Ellen Callamari, a New York art dealer, is spending three weeks in San Sebastian while her children, Oscar and Josie, attend a language immersion camp. Here, she shares her favorite finds in Spain’s Basque Country.
San Sebastian is in the northeast of Spain, which is known as Basque Country and has its own language and culture. While Spain was under the fascist rule of Franco, learning Basque was illegal, but Franco is gone, and the Basques are going strong. When I met Oscar's surf teacher and repeated his name to him, "Miguel", he corrected me and said, "No, Mikel. With a K. It is the Basque version of 'Miguel.'" Then he hit his chest and said proudly, "I am Basque!" I can't understand Basque at all, although I've learned how to say good bye - not terribly useful. Luckily, everyone here also speaks Spanish.
Truly, my favorite part of San Sebastian is the pintxo culture. I find most things here expensive with our poor exchange rate, but the pintxos are still a pretty good deal, cheaper than buying food and cooking. On Thursday nights, many of the local restaurants run a special with a pintxo and a drink for two euros.
Henry Higgins had it almost right when he said "The rain in Spain stays mainly in the plains." It's more like, "The rain in Spain stays mainly in San Sebastian." But I suppose that would not have helped Eliza's diction. I knew that San Sebastian would be cooler than one's typical summer holiday, but good lord, I am COLD. It's been mostly in the 60s but the wind is impressive, and we've had a lot of rain. When I look at the average temps and rain for July in this town, it seems it should be much more comfortable than it is. This is just one reason why the camp is so great. The kids are having fun with the other kids no matter what.
This weekend during a sunny afternoon, we went to this retro 100-year-old amusement park on Mount Igeldo overlooking the ocean. It is completely old-school and reminded me of state fairs from my childhood, complete with a fun house and not a seat belt or harness to be found. To reach it, you take a funicular up the cliff. The kids loved it.
Across the bay, on the other side of La Concha beach, is Monte Urgull, a big hill/small mountain that is easy to climb and affords amazing views. At the top, there is a battery. Part of it dates to the 17th century, but parts of it are newer from the time of the Napoleonic Wars. There are canons still up there with a small museum at the top. Of course, on top of it all is a large statue of Jesus who overlooks all of San Sebastian. The juxtaposition of weaponry and religion never fails to amuse me.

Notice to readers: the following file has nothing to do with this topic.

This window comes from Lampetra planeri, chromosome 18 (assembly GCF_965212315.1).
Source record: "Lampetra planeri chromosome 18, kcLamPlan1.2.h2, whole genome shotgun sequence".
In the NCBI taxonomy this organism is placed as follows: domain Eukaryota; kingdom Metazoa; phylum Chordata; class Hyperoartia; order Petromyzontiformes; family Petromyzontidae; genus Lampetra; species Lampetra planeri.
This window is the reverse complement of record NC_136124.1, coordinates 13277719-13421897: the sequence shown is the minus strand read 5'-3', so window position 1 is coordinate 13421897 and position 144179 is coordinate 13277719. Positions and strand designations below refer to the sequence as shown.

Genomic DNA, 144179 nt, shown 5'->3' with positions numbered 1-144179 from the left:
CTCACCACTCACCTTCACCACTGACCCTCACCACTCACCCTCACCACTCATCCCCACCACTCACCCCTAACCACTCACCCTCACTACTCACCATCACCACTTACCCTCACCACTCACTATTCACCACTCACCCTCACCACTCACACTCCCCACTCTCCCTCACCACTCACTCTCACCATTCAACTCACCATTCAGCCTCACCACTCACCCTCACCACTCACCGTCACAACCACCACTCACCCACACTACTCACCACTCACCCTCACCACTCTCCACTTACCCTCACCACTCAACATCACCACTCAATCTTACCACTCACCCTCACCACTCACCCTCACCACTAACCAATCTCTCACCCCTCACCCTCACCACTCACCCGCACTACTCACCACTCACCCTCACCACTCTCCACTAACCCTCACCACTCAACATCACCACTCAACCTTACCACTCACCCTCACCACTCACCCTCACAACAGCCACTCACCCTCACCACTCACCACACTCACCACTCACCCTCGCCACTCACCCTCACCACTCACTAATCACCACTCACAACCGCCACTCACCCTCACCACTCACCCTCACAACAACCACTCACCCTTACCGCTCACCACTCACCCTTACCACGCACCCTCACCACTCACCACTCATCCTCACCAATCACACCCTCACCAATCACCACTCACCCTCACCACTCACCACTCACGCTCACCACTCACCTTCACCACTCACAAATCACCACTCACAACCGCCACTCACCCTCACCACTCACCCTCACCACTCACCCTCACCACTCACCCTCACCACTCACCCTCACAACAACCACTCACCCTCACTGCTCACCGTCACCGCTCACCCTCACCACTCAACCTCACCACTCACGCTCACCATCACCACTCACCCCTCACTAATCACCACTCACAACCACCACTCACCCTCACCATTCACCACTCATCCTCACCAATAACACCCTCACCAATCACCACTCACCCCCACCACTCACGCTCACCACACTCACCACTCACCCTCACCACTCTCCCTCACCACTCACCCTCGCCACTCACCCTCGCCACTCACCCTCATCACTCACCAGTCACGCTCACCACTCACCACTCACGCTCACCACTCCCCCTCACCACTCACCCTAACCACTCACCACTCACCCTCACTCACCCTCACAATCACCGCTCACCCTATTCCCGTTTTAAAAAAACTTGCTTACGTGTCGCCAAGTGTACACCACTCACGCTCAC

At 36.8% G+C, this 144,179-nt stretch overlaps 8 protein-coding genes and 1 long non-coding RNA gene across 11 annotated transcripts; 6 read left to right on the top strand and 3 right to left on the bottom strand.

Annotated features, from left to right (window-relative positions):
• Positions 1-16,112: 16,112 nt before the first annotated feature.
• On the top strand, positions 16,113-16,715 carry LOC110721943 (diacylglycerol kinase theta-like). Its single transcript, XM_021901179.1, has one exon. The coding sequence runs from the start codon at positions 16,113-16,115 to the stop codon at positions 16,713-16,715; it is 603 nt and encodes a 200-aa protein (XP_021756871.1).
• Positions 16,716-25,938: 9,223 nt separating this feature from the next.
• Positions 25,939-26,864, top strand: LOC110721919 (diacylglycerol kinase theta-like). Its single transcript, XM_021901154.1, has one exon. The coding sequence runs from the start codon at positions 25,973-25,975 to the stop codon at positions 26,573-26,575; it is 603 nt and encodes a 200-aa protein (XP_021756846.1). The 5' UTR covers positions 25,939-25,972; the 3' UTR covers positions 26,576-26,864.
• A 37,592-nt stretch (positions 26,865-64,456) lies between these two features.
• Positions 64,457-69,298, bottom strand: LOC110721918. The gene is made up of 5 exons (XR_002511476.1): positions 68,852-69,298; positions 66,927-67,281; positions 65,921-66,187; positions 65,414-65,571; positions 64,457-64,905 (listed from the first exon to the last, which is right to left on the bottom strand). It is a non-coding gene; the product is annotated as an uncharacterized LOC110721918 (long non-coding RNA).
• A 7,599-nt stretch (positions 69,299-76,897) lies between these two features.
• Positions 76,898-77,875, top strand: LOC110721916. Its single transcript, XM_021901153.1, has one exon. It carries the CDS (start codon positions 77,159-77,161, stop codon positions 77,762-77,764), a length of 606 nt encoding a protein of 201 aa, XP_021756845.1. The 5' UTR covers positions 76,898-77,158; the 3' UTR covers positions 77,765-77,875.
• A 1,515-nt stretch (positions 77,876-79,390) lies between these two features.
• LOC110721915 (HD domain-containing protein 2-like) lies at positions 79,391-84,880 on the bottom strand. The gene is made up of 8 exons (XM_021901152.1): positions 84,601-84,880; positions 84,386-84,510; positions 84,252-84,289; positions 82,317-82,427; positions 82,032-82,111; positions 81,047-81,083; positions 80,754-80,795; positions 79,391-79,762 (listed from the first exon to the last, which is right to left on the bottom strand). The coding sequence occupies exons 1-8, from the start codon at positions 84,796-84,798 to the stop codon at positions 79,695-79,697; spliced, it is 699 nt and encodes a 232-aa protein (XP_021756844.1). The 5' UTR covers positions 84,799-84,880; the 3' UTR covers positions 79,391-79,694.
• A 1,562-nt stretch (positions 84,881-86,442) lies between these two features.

I’ve also found a place called La Perla, a century-old thalassa spa that’s right on the beach with views of the ocean from the indoor pools. A friend and I are going tomorrow for massages and two hours of luxuriating in pools and hot tubs. It will be especially great to be at the beach looking at the ocean but from the comfort of warm indoors, given the weather.
We slipped out of San Sebastian to visit Bilbao and the Guggenheim Museum. It’s famous for its ground-breaking Frank Gehry architecture, but the art there is amazing as well. Oscar was excited to spot Jeff Koons' Puppy outside of the museum, which is made of live flowers held in shape by an underlying wire lattice. While Koons is having his retrospective in NY, we are in Bilbao with his puppy. Inside, there was a great installation by Jenny Holzer with moving LED words that were first in English and then in Spanish. The back wall was painted with a reflective paint, and the backs of the black strips had more moving words, but they were in Basque. Very site-specific, this installation! We also loved the Richard Serra sculpture. His work is always impressive, but I have never seen this particular body of work in a space that was so accommodating and which lent itself so completely to the artworks' success.
We also had the pleasure of enjoying a Yoko Ono retrospective during our visit. This was amazing for the kids because so much of it was interactive with signs that read, "PARTICIPATE". Oscar and Josie did just that. My favorite artwork in the Ono exhibition was at the very beginning. As you approach the exhibition, the left part of the entrance has hanging blue beads like a curtain. The right side has a clear, plexiglass revolving door. The most fun was watching the visitors choose the revolving door and then halfway through, realizing there was no exit to enter the other side. You end up doing a full 360 and coming out where you entered. It inspired many smiles and giggles. (Exhibit runs through September 4, 2014)